Stage 2 non-REM sleep

Stage 2 non-REM sleep, also known as N2, is the second stage of non-REM sleep. It comes after the ~ten minutes of sleep onset which marks the transition from wake to sleep. In this stage of sleep, we continue to have slow theta brainwaves, but we also have two different kinds of sudden bursts of activity that characterise this stage of sleep. One of these is sleep spindles, which are sudden bursts of very quick (high frequency) waves, and the other is k-complexes, which are sudden bursts of very large (high amplitude) waves. Dreams in N2 tend to be different to those in REM sleep; generally speaking, N2 dreams are more clearly relatable to waking life, more about waking-life concerns, shorter, less vivid, less bizarre, and more like waking-life thoughts. We also have fewer dreams in non-REM sleep than REM sleep. However, the differences between non-REM and REM dreaming are not completely clear-cut, because in the later part of the night, towards the morning, N2 dreams become much more like REM dreams, to the point that they can become indistinguishable. So the amount of time you’ve been asleep affects your dreams, as well as the stage of sleep you’re in.  To see where in the night this stage of sleep occurs, take a look at a typical hypnogram. The fantastic diagram below from the website HumanPhysiology.Academy illustrates what our brainwaves look like in the different stages of sleep. You can see that sleep spindles are very frequency bursts of activity, while K-complexes are very high amplitude bursts of frequency.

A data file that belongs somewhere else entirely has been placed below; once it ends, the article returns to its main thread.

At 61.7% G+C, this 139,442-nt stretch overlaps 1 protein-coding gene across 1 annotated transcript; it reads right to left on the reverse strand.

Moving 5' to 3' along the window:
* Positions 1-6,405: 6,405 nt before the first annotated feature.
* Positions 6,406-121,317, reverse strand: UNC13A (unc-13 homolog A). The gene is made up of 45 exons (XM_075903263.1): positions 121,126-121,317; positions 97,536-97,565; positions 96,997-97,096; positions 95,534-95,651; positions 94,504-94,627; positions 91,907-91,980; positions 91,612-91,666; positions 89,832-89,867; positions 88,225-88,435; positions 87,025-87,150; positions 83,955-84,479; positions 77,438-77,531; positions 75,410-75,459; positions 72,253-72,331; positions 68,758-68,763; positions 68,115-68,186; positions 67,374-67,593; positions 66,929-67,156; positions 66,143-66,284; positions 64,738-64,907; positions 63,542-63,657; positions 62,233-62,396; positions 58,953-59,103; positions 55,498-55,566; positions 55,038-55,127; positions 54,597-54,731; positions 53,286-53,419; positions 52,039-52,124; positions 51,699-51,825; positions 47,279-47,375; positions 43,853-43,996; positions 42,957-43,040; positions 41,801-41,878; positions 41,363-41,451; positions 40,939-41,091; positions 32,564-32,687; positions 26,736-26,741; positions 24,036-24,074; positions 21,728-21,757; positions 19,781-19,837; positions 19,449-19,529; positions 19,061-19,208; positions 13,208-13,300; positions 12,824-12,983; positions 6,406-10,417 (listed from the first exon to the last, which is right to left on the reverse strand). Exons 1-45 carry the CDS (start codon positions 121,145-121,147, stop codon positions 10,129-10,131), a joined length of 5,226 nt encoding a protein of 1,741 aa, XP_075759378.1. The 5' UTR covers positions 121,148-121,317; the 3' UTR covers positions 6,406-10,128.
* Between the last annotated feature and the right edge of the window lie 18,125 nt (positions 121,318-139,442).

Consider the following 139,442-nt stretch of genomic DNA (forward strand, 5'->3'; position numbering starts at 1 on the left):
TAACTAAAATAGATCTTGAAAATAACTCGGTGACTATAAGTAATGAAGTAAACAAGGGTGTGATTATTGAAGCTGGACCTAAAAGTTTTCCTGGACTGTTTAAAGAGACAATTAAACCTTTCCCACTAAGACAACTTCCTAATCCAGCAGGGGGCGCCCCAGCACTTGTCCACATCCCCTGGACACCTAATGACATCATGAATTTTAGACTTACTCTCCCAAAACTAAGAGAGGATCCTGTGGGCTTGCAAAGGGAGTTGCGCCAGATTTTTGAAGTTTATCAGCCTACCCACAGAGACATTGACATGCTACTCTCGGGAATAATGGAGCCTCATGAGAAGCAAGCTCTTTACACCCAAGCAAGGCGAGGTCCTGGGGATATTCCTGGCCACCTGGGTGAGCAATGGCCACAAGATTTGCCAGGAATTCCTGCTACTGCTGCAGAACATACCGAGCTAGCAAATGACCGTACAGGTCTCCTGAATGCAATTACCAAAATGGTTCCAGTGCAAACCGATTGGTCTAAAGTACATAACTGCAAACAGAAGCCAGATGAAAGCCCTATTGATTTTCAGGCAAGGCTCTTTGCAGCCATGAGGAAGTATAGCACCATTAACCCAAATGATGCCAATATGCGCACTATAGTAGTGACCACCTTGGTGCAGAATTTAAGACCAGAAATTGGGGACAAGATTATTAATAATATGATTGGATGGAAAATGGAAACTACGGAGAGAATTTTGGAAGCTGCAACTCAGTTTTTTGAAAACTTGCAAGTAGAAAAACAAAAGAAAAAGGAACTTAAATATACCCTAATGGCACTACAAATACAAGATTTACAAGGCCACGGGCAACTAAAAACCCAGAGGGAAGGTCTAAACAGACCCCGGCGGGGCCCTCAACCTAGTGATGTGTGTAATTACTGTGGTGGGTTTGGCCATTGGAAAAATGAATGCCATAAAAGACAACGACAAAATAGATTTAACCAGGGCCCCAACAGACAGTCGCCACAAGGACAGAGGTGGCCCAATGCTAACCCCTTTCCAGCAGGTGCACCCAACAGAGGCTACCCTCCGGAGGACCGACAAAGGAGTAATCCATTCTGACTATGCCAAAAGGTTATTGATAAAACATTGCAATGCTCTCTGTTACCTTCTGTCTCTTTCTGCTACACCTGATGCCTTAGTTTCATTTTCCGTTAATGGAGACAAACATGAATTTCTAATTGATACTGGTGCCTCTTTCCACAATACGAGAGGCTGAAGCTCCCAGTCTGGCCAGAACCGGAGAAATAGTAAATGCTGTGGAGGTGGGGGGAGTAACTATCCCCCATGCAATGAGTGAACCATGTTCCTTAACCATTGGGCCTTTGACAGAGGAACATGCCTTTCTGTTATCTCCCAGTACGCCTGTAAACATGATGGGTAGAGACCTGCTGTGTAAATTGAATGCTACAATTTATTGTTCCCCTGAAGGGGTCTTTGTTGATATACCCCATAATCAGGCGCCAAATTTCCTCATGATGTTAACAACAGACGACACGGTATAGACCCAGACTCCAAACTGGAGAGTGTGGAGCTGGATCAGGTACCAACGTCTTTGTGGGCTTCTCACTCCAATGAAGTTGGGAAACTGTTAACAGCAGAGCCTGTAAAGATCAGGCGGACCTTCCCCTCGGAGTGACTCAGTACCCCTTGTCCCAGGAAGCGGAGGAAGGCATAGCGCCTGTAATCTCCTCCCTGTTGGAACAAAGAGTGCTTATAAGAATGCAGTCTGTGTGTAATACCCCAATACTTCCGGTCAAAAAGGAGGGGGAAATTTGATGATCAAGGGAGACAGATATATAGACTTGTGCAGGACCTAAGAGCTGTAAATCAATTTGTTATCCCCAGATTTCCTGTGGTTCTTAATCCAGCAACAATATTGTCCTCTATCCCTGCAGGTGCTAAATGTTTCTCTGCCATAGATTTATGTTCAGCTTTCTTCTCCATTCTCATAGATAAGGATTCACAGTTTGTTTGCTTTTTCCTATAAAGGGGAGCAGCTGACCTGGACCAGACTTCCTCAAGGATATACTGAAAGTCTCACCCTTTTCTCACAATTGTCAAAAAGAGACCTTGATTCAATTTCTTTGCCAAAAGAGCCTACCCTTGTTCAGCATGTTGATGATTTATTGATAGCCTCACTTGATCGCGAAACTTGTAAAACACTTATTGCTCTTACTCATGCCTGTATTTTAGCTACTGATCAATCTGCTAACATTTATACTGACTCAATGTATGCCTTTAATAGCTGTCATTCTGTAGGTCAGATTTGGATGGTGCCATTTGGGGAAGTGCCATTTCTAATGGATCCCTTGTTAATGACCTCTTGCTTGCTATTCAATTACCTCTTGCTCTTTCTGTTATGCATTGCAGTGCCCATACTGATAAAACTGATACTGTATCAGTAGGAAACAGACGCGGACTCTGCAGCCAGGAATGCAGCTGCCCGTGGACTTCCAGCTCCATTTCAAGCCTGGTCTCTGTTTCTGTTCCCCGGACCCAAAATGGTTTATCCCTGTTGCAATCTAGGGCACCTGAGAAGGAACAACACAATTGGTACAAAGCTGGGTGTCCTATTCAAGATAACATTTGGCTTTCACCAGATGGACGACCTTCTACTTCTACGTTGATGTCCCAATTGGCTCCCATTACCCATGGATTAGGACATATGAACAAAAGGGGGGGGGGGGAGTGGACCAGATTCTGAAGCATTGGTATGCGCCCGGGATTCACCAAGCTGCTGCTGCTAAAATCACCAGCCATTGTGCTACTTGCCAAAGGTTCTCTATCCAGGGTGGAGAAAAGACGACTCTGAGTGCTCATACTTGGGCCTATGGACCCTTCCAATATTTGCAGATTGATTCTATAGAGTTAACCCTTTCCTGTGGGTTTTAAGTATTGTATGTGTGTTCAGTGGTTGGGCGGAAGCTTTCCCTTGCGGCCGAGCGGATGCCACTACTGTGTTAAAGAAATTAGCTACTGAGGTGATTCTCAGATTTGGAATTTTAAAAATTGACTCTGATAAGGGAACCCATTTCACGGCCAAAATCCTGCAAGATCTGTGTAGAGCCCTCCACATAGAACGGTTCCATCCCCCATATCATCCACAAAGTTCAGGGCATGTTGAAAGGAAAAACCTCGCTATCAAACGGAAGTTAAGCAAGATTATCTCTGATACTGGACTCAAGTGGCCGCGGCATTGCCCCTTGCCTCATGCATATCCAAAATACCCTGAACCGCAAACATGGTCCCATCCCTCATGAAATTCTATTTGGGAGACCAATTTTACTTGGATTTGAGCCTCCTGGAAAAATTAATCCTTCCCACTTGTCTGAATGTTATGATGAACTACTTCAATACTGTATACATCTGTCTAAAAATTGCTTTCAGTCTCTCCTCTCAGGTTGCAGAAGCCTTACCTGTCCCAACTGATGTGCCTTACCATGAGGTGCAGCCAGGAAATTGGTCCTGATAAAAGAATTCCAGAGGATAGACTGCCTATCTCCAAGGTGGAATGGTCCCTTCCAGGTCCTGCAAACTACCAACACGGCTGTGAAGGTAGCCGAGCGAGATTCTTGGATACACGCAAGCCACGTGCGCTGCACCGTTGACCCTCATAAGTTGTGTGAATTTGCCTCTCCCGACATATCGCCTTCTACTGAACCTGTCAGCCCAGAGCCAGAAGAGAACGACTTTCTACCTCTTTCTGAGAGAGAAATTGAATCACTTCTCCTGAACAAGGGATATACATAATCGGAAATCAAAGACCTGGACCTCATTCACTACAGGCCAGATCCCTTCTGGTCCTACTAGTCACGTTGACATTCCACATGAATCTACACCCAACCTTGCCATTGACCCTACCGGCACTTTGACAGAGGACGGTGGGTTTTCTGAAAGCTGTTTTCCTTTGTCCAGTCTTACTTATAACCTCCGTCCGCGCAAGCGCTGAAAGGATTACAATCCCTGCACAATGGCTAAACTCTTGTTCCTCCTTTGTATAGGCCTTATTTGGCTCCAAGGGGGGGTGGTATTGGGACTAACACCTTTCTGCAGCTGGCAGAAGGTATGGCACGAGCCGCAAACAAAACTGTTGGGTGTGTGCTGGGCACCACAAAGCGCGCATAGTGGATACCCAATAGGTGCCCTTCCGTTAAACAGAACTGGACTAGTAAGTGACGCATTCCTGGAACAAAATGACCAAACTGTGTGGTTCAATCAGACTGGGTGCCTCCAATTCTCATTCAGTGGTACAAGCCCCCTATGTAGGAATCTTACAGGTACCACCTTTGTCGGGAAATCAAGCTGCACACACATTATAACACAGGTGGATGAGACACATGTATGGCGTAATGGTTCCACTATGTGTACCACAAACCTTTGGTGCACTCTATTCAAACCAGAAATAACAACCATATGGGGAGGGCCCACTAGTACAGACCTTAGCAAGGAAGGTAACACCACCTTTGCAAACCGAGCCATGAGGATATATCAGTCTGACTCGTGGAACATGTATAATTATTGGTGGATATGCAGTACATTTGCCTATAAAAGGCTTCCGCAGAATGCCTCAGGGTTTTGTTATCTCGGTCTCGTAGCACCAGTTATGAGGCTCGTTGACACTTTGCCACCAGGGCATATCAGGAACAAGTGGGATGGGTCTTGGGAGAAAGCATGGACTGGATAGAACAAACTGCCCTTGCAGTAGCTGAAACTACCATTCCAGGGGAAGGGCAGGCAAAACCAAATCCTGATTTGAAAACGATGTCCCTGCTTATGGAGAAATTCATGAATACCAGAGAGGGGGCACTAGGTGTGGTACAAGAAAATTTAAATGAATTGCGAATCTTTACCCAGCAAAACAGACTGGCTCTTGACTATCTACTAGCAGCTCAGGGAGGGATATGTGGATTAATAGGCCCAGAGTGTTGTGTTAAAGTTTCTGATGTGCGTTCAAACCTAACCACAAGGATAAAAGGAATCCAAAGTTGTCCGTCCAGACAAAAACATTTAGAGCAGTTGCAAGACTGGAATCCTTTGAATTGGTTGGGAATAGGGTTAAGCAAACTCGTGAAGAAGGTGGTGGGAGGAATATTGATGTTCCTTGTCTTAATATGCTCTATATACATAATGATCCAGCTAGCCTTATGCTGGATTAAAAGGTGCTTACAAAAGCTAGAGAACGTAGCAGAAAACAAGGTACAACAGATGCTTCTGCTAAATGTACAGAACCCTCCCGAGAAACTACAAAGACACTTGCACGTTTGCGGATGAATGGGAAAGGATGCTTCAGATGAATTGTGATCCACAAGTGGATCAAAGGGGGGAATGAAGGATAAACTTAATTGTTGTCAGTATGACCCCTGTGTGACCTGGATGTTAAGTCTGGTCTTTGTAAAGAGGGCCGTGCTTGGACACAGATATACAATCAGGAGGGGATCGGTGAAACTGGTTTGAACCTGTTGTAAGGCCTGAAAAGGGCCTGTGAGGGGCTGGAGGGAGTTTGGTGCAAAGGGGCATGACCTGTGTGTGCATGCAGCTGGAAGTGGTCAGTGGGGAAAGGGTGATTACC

EEGs sleep stages

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